Advertisement
YOU ARE HERE: LAT HomeCollectionsEntitlement Programs Eligibility
IN THE NEWS

Entitlement Programs Eligibility

FEATURED ARTICLES
NEWS
November 28, 1989 | VIRGINIA ELLIS, TIMES STAFF WRITER
Calling America's war on drugs another Vietnam when it should be another World War II, attorney general aspirant Dan Lungren suggested Monday that the forfeiture of essential privileges, such as driving a car, should be employed to punish the casual drug user. For too long, the former Republican congressman said, the prime emphasis of drug programs has been on the trafficker, when it should also have been aimed at the average "Joe Doaks" who may only have been caught smoking a joint.
ARTICLES BY DATE
CALIFORNIA | LOCAL
June 27, 1997 | PATRICK J. McDONNELL, TIMES STAFF WRITER
Forgive George Poon if he remained unconvinced Thursday, a day after Congress moved to restore benefit eligibility to 86,000 disabled and elderly legal immigrants living in L.A. County and more than 400,000 noncitizens elsewhere. "They could still pull a fast one on us," said Poon, director of the Chinatown Senior Citizen Service Center, where government assistance checks have long been a mainstay for elderly clients.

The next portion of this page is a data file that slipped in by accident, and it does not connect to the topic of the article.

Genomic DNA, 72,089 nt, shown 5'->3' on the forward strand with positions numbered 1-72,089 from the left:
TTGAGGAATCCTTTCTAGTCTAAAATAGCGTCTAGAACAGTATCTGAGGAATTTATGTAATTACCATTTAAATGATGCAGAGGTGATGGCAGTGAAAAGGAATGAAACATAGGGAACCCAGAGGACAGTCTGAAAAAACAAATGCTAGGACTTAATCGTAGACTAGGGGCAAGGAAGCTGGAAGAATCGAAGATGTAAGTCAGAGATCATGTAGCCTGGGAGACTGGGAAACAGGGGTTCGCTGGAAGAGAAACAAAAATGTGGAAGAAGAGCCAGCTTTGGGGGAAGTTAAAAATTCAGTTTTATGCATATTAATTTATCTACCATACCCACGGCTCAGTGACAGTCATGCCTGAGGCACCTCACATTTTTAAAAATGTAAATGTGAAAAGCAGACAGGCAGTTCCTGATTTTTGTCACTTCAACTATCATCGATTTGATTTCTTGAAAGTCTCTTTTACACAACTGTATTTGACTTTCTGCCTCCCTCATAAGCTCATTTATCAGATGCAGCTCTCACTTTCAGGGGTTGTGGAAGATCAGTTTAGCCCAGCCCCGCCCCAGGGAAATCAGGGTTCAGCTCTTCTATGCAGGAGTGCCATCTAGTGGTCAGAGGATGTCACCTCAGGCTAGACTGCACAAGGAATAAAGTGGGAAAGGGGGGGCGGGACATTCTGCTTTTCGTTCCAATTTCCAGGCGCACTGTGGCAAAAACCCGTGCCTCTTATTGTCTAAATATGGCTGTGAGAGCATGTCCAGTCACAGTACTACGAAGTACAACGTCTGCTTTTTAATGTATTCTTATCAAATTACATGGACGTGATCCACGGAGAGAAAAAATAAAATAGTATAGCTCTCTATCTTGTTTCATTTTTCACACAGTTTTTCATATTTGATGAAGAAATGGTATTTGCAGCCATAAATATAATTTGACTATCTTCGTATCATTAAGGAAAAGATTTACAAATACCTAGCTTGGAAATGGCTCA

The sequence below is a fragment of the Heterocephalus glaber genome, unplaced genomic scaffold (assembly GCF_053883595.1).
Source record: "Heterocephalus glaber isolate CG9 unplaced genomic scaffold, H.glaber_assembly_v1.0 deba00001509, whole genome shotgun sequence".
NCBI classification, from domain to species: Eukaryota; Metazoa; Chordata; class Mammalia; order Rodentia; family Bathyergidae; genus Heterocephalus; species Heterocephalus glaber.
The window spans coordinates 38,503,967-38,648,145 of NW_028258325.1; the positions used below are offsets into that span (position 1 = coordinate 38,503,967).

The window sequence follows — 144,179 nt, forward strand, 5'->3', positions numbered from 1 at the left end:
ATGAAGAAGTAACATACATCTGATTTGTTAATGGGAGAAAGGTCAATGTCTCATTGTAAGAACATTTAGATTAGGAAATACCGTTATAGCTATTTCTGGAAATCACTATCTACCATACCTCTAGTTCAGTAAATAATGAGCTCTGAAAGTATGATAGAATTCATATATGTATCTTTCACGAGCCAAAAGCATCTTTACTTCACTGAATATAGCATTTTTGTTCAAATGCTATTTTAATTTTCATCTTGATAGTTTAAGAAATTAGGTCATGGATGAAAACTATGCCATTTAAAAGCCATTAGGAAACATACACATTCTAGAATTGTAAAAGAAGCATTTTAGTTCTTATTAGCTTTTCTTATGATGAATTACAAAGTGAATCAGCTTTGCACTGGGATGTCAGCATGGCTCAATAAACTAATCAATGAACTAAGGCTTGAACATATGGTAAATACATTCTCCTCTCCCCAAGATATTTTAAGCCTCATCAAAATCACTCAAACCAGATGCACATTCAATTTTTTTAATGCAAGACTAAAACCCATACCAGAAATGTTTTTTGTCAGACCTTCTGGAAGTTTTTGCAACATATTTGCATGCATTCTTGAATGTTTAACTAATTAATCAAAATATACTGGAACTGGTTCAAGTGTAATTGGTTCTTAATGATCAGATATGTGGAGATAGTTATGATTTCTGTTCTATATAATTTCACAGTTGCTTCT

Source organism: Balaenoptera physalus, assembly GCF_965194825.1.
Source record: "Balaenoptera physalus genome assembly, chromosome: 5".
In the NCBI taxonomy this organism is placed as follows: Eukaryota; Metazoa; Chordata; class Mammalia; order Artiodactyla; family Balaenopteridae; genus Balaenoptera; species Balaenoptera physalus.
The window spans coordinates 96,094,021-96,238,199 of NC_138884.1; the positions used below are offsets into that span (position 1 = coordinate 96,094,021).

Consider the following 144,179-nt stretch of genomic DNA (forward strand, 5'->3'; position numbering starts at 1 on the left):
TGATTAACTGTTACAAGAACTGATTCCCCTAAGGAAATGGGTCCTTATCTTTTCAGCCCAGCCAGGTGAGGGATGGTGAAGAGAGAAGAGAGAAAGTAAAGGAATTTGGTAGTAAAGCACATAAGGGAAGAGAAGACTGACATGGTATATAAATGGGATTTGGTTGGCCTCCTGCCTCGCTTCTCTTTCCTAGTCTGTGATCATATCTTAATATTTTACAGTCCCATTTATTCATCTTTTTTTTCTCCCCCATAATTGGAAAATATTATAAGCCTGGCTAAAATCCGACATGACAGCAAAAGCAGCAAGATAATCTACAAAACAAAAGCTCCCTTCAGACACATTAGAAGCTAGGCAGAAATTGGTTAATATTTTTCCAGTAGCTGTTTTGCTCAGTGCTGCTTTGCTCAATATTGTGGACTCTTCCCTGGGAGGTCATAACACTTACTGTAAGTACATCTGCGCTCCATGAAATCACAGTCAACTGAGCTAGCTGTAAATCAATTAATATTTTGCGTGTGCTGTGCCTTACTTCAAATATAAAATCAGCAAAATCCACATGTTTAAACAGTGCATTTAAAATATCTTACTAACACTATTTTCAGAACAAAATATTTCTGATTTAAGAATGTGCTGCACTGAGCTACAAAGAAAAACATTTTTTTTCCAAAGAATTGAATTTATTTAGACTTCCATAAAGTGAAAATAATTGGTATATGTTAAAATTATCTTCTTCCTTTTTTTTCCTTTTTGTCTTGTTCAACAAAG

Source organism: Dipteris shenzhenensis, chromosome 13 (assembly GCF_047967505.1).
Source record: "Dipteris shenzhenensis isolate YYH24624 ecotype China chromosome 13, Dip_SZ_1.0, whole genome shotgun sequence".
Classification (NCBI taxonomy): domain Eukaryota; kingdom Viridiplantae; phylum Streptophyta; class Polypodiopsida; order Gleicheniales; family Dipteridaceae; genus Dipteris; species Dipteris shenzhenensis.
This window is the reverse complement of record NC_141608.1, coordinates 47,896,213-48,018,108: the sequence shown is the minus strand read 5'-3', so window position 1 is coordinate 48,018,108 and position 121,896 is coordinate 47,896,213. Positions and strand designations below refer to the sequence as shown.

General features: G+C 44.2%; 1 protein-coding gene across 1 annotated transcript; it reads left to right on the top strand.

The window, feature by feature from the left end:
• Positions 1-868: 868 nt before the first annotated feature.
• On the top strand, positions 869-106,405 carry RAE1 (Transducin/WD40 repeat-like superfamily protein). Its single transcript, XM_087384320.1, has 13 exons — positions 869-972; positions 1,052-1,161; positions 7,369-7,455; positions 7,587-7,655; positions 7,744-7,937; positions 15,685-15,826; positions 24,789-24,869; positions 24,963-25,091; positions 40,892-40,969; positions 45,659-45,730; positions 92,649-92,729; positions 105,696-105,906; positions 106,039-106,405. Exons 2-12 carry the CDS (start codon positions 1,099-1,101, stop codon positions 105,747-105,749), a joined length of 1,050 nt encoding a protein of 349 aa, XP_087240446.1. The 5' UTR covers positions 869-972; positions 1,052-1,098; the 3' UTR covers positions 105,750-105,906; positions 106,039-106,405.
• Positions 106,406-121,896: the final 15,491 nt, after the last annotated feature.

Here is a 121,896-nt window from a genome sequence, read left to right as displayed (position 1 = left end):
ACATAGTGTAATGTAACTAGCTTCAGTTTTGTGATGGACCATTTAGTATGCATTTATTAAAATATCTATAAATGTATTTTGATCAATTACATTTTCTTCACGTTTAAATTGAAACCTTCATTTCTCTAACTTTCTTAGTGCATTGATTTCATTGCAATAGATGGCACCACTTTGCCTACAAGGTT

Advertisement
CALIFORNIA | LOCAL
June 27, 1997 | PATRICK J. McDONNELL, TIMES STAFF WRITER
Forgive George Poon if he remained unconvinced Thursday, a day after Congress moved to restore benefit eligibility to 86,000 disabled and elderly legal immigrants living in L.A. County and more than 400,000 noncitizens elsewhere. "They could still pull a fast one on us," said Poon, director of the Chinatown Senior Citizen Service Center, where government assistance checks have long been a mainstay for elderly clients.
NEWS
November 28, 1989 | VIRGINIA ELLIS, TIMES STAFF WRITER
Calling America's war on drugs another Vietnam when it should be another World War II, attorney general aspirant Dan Lungren suggested Monday that the forfeiture of essential privileges, such as driving a car, should be employed to punish the casual drug user. For too long, the former Republican congressman said, the prime emphasis of drug programs has been on the trafficker, when it should also have been aimed at the average "Joe Doaks" who may only have been caught smoking a joint.
Los Angeles Times Articles
|